Sodium phenylbutyrate decreases plasma branched-chain amino acids in patients with urea cycle disorders

Urea Cycle Disorders Consortium

Research output: Contribution to journalArticle

24 Citations (Scopus)

Abstract

Sodium phenylbutyrate (NaPBA) is a commonly used medication for the treatment of patients with urea cycle disorders (UCDs). Previous reports involving small numbers of patients with UCDs have shown that NaPBA treatment can result in lower plasma levels of the branched-chain amino acids (BCAA) but this has not been studied systematically. From a large cohort of patients (n. =. 553) with UCDs enrolled in the Longitudinal Study of Urea Cycle Disorders, a collaborative multicenter study of the Urea Cycle Disorders Consortium, we evaluated whether treatment with NaPBA leads to a decrease in plasma BCAA levels. Our analysis shows that NaPBA use independently affects the plasma BCAA levels even after accounting for multiple confounding covariates. Moreover, NaPBA use increases the risk for BCAA deficiency. This effect of NaPBA seems specific to plasma BCAA levels, as levels of other essential amino acids are not altered by its use. Our study, in an unselected population of UCD subjects, is the largest to analyze the effects of NaPBA on BCAA metabolism and potentially has significant clinical implications. Our results indicate that plasma BCAA levels should to be monitored in patients treated with NaPBA since patients taking the medication are at increased risk for BCAA deficiency. On a broader scale, these findings could open avenues to explore NaPBA as a therapy in maple syrup urine disease and other common complex disorders with dysregulation of BCAA metabolism.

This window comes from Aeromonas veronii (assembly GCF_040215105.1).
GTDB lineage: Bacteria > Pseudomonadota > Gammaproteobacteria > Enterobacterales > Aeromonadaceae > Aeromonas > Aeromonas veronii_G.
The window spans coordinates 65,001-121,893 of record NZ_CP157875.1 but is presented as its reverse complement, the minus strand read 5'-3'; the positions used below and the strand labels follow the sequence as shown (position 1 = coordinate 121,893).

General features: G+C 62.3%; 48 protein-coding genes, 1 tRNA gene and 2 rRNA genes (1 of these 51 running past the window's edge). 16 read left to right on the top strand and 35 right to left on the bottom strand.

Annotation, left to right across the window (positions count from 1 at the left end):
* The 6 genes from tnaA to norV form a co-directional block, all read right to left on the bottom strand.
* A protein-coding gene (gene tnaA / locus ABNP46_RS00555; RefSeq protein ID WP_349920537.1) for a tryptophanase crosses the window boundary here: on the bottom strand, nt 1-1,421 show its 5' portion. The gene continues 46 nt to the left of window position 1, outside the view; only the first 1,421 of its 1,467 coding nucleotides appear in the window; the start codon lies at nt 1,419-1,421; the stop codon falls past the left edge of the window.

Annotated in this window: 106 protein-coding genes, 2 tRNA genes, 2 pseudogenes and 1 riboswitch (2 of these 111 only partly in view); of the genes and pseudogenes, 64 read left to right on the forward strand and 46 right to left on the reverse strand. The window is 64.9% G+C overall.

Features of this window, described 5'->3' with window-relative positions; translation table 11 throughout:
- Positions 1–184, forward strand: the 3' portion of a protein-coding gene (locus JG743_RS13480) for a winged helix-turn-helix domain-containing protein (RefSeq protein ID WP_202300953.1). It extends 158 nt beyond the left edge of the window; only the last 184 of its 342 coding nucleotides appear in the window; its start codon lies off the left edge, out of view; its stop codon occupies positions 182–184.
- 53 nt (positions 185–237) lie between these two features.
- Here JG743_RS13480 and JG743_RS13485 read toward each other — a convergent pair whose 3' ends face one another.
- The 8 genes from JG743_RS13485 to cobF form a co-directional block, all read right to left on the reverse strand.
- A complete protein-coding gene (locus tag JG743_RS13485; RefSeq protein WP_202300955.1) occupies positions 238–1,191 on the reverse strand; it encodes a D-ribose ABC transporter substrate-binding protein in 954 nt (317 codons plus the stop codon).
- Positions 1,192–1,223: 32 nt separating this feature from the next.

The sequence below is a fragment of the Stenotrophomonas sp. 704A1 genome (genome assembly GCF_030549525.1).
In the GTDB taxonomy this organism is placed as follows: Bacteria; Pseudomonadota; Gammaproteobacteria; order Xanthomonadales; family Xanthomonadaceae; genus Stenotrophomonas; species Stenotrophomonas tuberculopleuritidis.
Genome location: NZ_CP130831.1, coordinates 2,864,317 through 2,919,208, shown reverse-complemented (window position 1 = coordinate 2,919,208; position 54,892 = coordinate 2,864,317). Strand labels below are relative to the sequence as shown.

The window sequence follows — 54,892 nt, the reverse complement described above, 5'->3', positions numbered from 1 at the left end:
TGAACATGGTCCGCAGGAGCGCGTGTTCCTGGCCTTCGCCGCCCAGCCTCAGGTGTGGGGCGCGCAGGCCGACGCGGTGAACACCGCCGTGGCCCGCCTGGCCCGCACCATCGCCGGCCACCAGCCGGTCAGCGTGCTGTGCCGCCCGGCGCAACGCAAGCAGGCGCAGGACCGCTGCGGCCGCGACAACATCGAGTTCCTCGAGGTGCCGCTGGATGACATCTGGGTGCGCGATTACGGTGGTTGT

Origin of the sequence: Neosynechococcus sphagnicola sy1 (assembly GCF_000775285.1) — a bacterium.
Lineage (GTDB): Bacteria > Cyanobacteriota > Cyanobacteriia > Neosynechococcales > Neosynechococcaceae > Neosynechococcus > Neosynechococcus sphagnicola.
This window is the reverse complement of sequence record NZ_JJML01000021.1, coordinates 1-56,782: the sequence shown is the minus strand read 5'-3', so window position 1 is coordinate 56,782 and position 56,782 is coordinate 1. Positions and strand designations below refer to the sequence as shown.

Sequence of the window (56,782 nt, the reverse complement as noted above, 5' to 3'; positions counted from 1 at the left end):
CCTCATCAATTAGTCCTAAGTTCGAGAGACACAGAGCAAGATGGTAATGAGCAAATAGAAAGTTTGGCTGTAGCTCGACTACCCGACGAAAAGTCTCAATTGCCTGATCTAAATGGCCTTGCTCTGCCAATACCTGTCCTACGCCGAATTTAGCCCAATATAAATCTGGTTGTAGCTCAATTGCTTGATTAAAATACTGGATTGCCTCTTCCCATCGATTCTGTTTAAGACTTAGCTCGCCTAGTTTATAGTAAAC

Original languageEnglish (US)
Pages (from-to)131-135
Number of pages5
JournalMolecular Genetics and Metabolism
Volume113
Issue number1
DOIs
StatePublished - Sep 1 2014
Externally publishedYes

Fingerprint

Inborn Urea Cycle Disorder
Branched Chain Amino Acids
Urea
Plasmas
Metabolism
Maple Syrup Urine Disease
4-phenylbutyric acid
Essential Amino Acids
Therapeutics
Multicenter Studies
Longitudinal Studies

Keywords

  • Branched-chain amino acids
  • Sodium phenylbutyrate
  • Urea cycle disorder

ASJC Scopus subject areas

  • Biochemistry
  • Molecular Biology
  • Genetics
  • Endocrinology
  • Endocrinology, Diabetes and Metabolism

Cite this

Sodium phenylbutyrate decreases plasma branched-chain amino acids in patients with urea cycle disorders. / Urea Cycle Disorders Consortium.

In: Molecular Genetics and Metabolism, Vol. 113, No. 1, 01.09.2014, p. 131-135.

Research output: Contribution to journalArticle

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abstract = "Sodium phenylbutyrate (NaPBA) is a commonly used medication for the treatment of patients with urea cycle disorders (UCDs). Previous reports involving small numbers of patients with UCDs have shown that NaPBA treatment can result in lower plasma levels of the branched-chain amino acids (BCAA) but this has not been studied systematically. From a large cohort of patients (n. =. 553) with UCDs enrolled in the Longitudinal Study of Urea Cycle Disorders, a collaborative multicenter study of the Urea Cycle Disorders Consortium, we evaluated whether treatment with NaPBA leads to a decrease in plasma BCAA levels. Our analysis shows that NaPBA use independently affects the plasma BCAA levels even after accounting for multiple confounding covariates. Moreover, NaPBA use increases the risk for BCAA deficiency. This effect of NaPBA seems specific to plasma BCAA levels, as levels of other essential amino acids are not altered by its use. Our study, in an unselected population of UCD subjects, is the largest to analyze the effects of NaPBA on BCAA metabolism and potentially has significant clinical implications. Our results indicate that plasma BCAA levels should to be monitored in patients treated with NaPBA since patients taking the medication are at increased risk for BCAA deficiency. On a broader scale, these findings could open avenues to explore NaPBA as a therapy in maple syrup urine disease and other common complex disorders with dysregulation of BCAA metabolism.",
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